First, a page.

Home |  News |  Conferences |  Commodities |  Publications |  Business Directory |  Resources |  Help
Go to the MEI Online homepage

Search Site:

MEI Online: Environmental Issues: Latest News: January 27th 2003

:: Wheal Jane To Become Test Bed  

A feasibility study funded by the European Social Fund Objective One, and undertaken by the UK's Cambome School of Mines and the Clean Rivers Trust, has concluded that the Wheal Jane mine in Cornwall could be developed as a site of international excellence for research into the treatment of metal-contaminated mine waters as well as other waste waters and techniques for contaminated land. The former mine became the site of a passive treatment project after a large escape of metal-contaminated acid mine water escaped from the flooded operation into nearby rivers.

The passive treatment process consists of a series of reed-bed cells through which the mine water passed. Various treatment configurations and pre-treatment techniques were tested during the course of a five-year investigation. However, the process was found to be inadequate for the treatment of the whole flow from the mine, even if the size of the reed beds were significantly increased. As a result, a more technological solution has been adopted to treat the outflow.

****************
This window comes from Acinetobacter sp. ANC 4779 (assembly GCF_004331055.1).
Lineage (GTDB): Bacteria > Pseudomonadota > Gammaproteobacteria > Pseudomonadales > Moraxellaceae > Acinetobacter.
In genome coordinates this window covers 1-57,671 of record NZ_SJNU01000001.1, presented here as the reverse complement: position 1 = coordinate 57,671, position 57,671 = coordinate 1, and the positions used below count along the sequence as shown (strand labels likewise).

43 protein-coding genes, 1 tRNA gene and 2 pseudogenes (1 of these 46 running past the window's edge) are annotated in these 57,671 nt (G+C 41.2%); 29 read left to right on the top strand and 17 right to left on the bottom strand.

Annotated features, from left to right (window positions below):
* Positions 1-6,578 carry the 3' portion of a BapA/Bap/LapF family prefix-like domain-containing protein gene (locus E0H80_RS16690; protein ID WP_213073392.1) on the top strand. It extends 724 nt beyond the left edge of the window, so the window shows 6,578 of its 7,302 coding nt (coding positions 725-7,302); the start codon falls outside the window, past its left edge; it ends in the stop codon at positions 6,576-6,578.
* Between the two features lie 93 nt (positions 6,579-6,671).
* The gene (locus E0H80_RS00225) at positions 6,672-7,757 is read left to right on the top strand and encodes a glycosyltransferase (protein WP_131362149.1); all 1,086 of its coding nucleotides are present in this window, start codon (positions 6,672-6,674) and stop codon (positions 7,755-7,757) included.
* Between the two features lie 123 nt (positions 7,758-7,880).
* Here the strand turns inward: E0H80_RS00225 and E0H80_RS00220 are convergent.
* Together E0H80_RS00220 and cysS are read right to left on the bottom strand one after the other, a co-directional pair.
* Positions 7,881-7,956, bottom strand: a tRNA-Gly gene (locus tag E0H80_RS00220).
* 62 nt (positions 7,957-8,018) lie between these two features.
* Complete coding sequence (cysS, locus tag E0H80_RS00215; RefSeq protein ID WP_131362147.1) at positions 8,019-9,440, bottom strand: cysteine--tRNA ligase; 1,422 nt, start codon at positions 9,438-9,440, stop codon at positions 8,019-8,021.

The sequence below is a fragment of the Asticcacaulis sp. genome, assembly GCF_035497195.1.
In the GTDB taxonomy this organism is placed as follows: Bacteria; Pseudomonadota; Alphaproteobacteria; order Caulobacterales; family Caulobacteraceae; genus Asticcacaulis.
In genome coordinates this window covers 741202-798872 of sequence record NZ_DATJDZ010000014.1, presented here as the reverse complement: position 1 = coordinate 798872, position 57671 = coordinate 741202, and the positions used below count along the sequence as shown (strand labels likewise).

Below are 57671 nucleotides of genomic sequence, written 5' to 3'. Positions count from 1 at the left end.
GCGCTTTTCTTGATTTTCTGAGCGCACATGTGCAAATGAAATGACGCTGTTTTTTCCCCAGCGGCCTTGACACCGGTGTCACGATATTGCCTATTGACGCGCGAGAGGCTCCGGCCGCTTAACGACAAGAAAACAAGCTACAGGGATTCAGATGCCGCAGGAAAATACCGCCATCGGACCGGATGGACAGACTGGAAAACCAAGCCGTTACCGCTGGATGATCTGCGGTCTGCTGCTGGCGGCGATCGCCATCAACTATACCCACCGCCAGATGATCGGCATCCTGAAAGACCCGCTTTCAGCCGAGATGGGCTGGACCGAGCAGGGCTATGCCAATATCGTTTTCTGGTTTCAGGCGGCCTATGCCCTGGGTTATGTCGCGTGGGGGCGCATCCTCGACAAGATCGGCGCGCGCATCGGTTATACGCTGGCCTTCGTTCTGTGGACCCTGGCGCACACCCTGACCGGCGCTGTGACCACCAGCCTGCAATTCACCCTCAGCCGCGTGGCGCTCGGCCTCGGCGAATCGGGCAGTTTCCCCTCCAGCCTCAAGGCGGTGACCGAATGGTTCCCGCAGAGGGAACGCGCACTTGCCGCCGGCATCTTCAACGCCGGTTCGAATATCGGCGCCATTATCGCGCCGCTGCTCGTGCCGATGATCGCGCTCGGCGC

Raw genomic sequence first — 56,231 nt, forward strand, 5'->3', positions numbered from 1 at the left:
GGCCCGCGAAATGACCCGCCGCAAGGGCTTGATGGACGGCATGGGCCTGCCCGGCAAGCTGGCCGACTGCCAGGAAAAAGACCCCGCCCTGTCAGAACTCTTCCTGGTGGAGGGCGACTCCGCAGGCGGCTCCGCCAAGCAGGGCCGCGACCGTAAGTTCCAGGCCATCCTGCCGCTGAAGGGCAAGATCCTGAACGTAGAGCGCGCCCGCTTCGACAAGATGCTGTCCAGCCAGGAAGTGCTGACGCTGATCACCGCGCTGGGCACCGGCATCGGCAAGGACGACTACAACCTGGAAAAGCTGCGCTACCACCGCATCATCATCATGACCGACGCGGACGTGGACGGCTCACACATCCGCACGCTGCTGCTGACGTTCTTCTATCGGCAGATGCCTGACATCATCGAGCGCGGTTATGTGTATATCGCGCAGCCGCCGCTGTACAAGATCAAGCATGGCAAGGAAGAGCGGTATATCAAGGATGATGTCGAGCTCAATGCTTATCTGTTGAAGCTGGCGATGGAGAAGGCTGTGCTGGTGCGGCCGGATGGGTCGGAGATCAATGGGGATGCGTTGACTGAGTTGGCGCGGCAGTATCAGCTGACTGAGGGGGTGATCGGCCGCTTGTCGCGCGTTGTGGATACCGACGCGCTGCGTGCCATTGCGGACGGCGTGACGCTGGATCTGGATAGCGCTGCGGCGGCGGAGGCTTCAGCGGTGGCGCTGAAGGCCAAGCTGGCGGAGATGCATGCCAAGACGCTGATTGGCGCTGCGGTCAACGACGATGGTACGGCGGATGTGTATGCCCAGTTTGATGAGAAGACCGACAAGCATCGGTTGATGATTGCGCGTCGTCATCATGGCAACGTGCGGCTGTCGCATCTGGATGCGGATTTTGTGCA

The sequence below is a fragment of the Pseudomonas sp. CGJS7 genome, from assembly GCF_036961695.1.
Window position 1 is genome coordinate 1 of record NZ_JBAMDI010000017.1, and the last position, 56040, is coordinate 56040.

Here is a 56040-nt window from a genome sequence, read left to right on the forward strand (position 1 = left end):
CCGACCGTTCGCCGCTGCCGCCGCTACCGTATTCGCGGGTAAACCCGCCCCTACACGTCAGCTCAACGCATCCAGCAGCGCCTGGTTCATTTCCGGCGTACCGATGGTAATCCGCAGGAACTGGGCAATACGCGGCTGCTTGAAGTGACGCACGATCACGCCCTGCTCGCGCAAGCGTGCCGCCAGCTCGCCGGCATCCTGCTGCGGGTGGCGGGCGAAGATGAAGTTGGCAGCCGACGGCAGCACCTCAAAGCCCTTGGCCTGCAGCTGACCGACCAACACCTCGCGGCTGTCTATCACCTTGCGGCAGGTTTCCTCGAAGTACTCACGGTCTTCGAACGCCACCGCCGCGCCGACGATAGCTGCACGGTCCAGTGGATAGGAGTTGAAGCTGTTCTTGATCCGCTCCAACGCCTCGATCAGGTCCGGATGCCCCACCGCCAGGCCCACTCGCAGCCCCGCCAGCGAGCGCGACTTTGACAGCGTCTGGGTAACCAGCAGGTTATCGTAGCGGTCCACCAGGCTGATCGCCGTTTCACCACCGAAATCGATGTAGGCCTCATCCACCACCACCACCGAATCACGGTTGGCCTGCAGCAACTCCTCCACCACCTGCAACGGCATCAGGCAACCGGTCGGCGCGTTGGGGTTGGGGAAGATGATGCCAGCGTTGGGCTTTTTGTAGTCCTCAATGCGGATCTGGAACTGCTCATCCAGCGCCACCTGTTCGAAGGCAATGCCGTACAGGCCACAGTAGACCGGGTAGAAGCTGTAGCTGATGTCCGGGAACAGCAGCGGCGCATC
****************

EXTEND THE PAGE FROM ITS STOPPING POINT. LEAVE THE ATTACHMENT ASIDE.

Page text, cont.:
Over the past three years, the UK's Department of Trade and Industry has sponsored a project co-ordinated by The Mineral Industry Research Organisation, which is seeking to characterise the processes taking place within the reed beds rather than assess their performance. These data, together with ongoing performance monitoring, have been incorporated into a computer model that has been developed as a predictive tool for passive-treatment systems. There are plans to modify the site to incorporate the latest ideas for passive-treatment systems and use it as a test case to develop a protocol for the planning and implementation of mine-closure plans. In order to achieve this, there is a requirement to identify a sustainable income to maintain the site in the long term, and it is hoped that there will be a commitment made to the site from both industry and academia.



Click for more info on Hi-Tech Metals '18

Alan Gibbon
The Mineral Industry Research Organisation

Mining Journal, Jan.24, 2003, p.56

Enter your email to
receive MEI Online Update

[more info]


© 1998-2017, Minerals Engineering International

Email: amanda@min-eng.com